TPMS and telematics

“Over the last 25 years, major carriers have moved to adopt telematics to help them improve productivity, fuel economy, maintenance and safety,” says Peggy Fisher, president of Tire Stamp. “Telematics has enabled them to make insightful decisions in real time to improve driver behavior which impacts safety, customer satisfaction and driver retention. By integrating electronic TPMS with telematics, the second generation of TPMS, TPMS 2.0, has been created.”

Fisher explains that TPMS 2.0 provides fleets with remote diagnostics for tires. Not only can alerts be sent to anyone with an internet connection, but useful reports and dashboards can be generated that provide fleet managers with the health of all the tires in the fleet, comparisons of the quality of tire maintenance at their various locations, and provide technicians with tire work orders and instructions for correcting them. Knowing and addressing problem tires before drivers take off can prevent 90% of enroute breakdowns, Fisher says.

“Operations can also be more efficient since some systems can predict when a tire problem will become serious and can advise how much time the tire has before service is mandatory,” she continues. “Also, since miles are recorded, some things like providing reminders for torque checks after a tire change and accumulating the number of miles tires are run underinflated or overheated, which used to be an impossibility, can now be done. The bottom line is, the tire visibility TPMS 2.0 provides presents a wealth of opportunities for fleets to improve tire maintenance, fuel economy, safety and tire performance, all with less labor.”

James Herman, director of fleet maintenance for Perdue Farms Inc., explains how TPMS data is collected, reviewed and used on the company’s fleet trucks: “One system is integrated into an on-board Omnitracs system. This has the advantage of eliminating one cell phone subscription and one additional website to monitor. The other system is stand-alone but does offer more complete information such as wheel end temperatures and adjusts PSI to ambient temperature.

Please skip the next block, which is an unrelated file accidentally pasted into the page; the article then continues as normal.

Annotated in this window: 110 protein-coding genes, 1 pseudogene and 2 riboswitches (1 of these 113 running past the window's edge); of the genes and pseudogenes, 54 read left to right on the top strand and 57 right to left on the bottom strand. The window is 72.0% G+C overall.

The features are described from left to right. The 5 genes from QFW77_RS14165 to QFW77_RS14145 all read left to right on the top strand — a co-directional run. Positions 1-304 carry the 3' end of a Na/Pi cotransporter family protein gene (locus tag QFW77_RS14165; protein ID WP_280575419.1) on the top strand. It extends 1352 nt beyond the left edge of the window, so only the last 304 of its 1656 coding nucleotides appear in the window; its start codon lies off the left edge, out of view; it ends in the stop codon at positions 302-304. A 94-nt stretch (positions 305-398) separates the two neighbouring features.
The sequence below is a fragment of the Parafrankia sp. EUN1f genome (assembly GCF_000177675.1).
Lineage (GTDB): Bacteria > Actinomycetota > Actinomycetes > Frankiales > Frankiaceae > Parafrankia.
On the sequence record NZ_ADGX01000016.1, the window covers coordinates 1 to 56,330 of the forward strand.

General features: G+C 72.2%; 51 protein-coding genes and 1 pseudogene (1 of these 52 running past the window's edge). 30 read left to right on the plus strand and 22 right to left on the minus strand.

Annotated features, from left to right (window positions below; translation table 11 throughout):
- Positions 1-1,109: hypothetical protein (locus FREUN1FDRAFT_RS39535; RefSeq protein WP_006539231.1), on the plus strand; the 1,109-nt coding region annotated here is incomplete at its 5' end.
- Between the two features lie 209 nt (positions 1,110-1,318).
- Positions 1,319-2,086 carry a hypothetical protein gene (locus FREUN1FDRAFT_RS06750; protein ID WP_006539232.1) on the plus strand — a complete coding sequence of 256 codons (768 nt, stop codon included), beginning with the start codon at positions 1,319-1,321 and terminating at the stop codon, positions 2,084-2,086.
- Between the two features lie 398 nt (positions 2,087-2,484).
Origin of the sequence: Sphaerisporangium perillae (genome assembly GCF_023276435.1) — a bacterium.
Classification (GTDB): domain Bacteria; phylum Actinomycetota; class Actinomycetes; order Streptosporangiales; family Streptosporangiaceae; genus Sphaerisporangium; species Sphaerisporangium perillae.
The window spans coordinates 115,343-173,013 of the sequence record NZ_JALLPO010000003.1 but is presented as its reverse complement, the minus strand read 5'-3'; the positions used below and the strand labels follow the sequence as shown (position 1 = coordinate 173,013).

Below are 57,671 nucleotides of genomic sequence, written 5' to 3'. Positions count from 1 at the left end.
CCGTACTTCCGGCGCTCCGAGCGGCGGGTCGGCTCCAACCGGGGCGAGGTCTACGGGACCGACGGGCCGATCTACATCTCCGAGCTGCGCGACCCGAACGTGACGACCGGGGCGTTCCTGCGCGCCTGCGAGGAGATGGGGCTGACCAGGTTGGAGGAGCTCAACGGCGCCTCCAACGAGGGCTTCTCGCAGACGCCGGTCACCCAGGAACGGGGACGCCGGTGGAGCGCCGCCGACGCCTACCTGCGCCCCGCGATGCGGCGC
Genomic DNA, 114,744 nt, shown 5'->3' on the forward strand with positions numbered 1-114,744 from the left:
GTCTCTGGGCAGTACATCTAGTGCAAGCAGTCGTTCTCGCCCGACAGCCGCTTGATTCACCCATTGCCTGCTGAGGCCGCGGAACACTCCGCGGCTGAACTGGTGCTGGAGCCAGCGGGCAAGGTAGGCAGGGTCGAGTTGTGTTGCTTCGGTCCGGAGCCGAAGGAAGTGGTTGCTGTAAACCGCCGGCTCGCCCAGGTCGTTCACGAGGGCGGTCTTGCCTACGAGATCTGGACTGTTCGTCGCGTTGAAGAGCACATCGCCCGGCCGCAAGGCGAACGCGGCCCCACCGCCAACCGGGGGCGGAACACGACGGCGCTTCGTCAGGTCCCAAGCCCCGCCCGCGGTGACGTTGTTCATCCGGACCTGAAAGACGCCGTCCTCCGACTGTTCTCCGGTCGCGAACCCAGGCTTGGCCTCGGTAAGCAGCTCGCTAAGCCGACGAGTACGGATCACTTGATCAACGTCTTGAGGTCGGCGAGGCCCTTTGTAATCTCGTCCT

“The benefits of combining systems to one platform makes it much easier to manage and lowers cost,” he adds. “Getting real-time information on a potential problem saves time and money. We have reduced blowouts and road calls, and do a better job of maintaining proper tire pressures, which helps tread life and fuel mileage. TPMS is a great tool to prevent and or minimize tire problems and cost—not only to know when a tire is losing air, but also to make adjustments for seasonal changes as well and maintaining proper pressures for better fuel mileages. Catching a tire that is losing air before it goes too far can also save casings. We know when a tire starts to lose air the same time as the driver. If they do not react, we will. Our tire costs are very competitive for the different applications that we use them for.”

Choosing wheel covers

According to Jan Polka, president of RealWheels Corp., when choosing aerodynamic wheel end covers, the main considerations are:

  • Ease of installation and removal of both the cover bracket and aero cover;
  • Overall ROI with consideration to the initial investment and life of cover;
  • Option to view wheel and lug nuts through the aero cover;
  • Ability to cover a range of wheel types (22.5- and 24.5-in. wheels, dual aluminum and steel wheels, wide base single wheels including zero offset, tractor and trailer wheels);
  • Option to lock the aero wheel cover to avoid theft.

While the choice of aluminum or steel wheels is not an issue when installing most aero covers, consideration must be given to wide base single wheels, 24.5-in. wheels and trailer wheels, as not all aero covers will fit these.

“With aluminum wheels,” Polka adds, “it’s beneficial that wheel cover floats and does not make any contact with the wheel when installed. Wheels, aero covers and mounting hardware all need to be easily inspected, cleaned and maintained. To facilitate this, the aero cover should be easily removed and re-installed. In addition, mounting hardware should also install easily, ideally without removing any wheel nuts or bolts. The ability to remove the wheel from the axle, without removing the bracket, is also a plus.

“Every fleet has unique needs when it comes to aerodynamic wheel covers,” he continues. “RealWheels, the first in the industry to offer aero covers, has developed a full line to provide fleets with maximum choices, all based around our Twist & Lock Bracket. We give fleets the widest choice of materials (mirror stainless steel, clear polycarbonate and ABS). We also offer an aero cover that combines a lightweight mirror stainless cover with a high-impact, clear polycarbonate viewing window. Our clear style covers reduce wheel cover removal for basic inspections by as much as 50%.”